Lack of Technology 2017-10-10T17:17:42+00:00

Today’s reality: basic technology and Internet access are missing in the lives of the majority of local low-income public school students. Few have computers at home and technology conditions at their schools are typically abysmal.

We want to change this statistic: in a 2012-13 report on 40 urban school districts nationally, the School District of Philadelphia ranked second from the bottom in the average age of its computers, and fourth from the bottom in computers and tablets per student.(1)

Many classrooms do not have a single working computer. In the lucky schools that have or had a computer lab in the past, the replaced computers were distributed to classrooms and are either riddled with malware or too outdated to run the websites teachers need. Some schools may have one or two laptop carts containing 25 or so laptops that are shared among many classrooms. And even those shared carts can be in disrepair.

As a result, teachers and their students cannot access proven web-based tools that greatly enhance learning. Many students leave the school, with only an hour or so a week of computer and Internet exposure, if the school is lucky enough to have a working lab with working units.

This certainly contributes to the fact that only a dismal 22 percent of the Class of 2017 will graduate on time, according to a 2015 School District of Philadelphia study. (2)

The majority of students that do not graduate on time drop out altogether. Of these:

  • 67% are economically challenged,
  • 59% are male and 58% are African American.
  • The majority of dropouts score basic or below on 8th grade math.
  • Over-age, previously-held-back 9th graders are more likely to drop out

These citywide averages are probably weighted down by the schools PCF supports, where the statistics are likely much worse!

What We Do

PCF helps address these issues and close the digital divide for tomorrow’s leaders attending low-income area Philadelphia public schools.

Our formula is simple: When local companies upgrade their still-very-usable computers, our volunteers collect, clean and re-furbish them for installation into classrooms that need them. We need your financial support to buy refurbishing parts, power strips, networking and to offset installation costs.

Once installed, these units become essential tools for teachers to assist all students but especially those that are behind, and they help keep order in the classroom.

  • Teachers tell us they love having our computers permanently installed in their classrooms where they are utilized constantly, particularly for accessing the successful educational websites made available by the school district: First-in-Math, Lexia (reading/writing), SumDog, ABCya, Class DoJo, Kahn Academy, etc.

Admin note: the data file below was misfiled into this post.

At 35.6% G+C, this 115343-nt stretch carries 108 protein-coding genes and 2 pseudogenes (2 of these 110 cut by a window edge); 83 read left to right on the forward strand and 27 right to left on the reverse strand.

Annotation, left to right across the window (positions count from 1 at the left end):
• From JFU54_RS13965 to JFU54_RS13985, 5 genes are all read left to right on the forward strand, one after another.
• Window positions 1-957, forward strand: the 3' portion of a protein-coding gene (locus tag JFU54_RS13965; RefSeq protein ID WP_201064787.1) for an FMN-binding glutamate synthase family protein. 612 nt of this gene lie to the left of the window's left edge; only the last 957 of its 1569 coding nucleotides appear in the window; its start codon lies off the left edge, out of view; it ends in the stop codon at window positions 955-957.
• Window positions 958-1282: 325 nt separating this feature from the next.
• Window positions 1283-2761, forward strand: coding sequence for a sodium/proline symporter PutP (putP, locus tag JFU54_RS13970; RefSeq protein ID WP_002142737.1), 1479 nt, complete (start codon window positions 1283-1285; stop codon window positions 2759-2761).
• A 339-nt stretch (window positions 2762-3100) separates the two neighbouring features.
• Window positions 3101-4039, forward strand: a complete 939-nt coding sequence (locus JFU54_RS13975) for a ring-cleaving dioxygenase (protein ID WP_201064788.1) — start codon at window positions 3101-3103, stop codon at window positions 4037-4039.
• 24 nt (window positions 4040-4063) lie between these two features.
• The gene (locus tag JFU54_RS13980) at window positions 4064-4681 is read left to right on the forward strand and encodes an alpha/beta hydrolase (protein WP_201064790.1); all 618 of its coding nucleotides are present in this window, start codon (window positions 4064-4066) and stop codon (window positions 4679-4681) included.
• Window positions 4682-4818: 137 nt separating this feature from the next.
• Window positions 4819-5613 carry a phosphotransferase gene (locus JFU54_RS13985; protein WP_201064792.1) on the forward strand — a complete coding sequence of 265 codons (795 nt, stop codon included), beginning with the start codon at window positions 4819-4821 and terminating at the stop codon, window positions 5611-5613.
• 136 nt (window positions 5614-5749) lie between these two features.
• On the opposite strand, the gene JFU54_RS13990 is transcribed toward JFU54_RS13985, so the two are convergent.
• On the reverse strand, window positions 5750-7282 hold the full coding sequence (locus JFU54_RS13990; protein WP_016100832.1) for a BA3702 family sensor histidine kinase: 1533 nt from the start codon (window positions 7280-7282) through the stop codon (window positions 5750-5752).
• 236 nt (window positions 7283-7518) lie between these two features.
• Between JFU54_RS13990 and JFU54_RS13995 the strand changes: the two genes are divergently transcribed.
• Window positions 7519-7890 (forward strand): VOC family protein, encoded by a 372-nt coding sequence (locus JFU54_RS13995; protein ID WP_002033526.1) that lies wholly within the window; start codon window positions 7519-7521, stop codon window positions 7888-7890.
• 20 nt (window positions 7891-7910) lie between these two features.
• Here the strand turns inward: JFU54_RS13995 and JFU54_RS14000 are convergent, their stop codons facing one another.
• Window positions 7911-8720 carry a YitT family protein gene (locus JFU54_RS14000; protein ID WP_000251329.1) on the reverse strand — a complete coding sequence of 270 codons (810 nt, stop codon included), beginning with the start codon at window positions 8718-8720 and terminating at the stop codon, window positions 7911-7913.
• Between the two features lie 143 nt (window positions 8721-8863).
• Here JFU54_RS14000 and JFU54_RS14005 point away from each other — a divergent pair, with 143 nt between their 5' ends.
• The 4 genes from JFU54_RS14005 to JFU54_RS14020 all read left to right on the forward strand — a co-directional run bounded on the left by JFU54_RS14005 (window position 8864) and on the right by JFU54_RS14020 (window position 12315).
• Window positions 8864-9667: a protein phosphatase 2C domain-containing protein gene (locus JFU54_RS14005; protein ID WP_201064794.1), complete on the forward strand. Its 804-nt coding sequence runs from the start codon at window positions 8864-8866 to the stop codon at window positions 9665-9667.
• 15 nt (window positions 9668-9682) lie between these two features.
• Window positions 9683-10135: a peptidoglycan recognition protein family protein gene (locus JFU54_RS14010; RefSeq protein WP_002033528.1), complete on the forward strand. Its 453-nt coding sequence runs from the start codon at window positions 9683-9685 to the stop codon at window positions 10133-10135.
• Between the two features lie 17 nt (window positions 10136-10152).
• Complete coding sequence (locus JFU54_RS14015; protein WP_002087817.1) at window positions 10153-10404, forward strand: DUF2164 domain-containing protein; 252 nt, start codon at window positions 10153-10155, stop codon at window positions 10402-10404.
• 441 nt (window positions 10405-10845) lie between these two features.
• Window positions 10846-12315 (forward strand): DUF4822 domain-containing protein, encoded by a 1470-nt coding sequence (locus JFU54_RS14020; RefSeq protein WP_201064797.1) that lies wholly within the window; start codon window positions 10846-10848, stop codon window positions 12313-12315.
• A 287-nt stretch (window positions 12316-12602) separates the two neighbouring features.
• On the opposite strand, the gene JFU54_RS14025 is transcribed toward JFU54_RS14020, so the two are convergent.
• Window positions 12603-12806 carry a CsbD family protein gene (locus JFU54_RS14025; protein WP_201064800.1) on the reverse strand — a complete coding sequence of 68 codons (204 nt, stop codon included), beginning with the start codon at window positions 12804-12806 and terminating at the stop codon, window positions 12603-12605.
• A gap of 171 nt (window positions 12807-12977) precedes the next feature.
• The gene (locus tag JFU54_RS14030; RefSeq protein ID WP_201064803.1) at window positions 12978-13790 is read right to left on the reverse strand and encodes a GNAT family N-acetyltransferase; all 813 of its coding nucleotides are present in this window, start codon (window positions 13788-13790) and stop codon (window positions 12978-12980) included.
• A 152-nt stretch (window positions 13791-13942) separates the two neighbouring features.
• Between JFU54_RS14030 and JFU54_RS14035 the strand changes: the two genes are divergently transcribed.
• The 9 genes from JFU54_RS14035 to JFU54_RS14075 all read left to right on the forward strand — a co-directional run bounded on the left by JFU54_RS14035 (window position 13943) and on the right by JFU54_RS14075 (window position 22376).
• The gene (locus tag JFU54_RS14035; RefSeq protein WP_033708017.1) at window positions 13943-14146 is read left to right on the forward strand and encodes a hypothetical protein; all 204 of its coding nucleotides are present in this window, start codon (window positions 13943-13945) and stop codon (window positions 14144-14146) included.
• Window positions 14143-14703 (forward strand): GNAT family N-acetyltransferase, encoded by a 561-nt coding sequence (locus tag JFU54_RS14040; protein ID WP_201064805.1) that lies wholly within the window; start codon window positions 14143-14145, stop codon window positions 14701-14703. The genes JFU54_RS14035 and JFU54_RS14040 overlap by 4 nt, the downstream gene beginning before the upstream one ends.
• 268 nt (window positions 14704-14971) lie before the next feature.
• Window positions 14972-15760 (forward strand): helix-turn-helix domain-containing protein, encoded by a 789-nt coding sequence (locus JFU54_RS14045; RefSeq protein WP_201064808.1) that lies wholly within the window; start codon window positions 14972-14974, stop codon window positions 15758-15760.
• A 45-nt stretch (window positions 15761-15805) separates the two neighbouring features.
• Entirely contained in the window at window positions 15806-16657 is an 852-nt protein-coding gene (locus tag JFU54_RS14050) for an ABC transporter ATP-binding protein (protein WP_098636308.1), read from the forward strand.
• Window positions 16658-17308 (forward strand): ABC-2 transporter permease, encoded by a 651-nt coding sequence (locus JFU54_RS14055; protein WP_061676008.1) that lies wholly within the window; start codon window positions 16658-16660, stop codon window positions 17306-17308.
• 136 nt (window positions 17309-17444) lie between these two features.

• They are fast and have low viruses or malware risk, since we use Linux
  • As a school district partner, PCF is allowed to work with schools directly and our units are all put on the district’s network and behind their firewall.

Feedback from our classrooms has been overwhelmingly positive, as detailed on our testimonials page.

Initial Results:

The schools we have supported have seen an improvement in math and reading performance as a result of being able to access web-based “Intervention Tools” during class. In our testimonials, one teacher states that six of her held back kindergarten students moved up to 1st grade before the end of the year, putting them back on track. Other teachers spoke to the ability to use the educational websites to track students’ individual progress and address specific shortcomings.

PCF currently has over 2,000 computers in our warehouse and more promised. We also have volunteers to help rehab and deliver them – although we could always use more.

Our funding, however, limits us since it costs us about $5,000 per school installation. Please consider making a donation today!

(1) Report gives District low technology ranking; The Notebook, April 2015;  http://thenotebook.org/april-2015/158382/report-gives-district-low-technology-ranking

(2)  High School Graduation, Dropout, and Retention, January 6, 2015, School District of Philadelphia; http://webgui.phila.k12.pa.us/uploads/zp/XR/zpXRP2gKeFXQY-3TPN_alw/HS-Grad-and-Drop-FINAL.pdf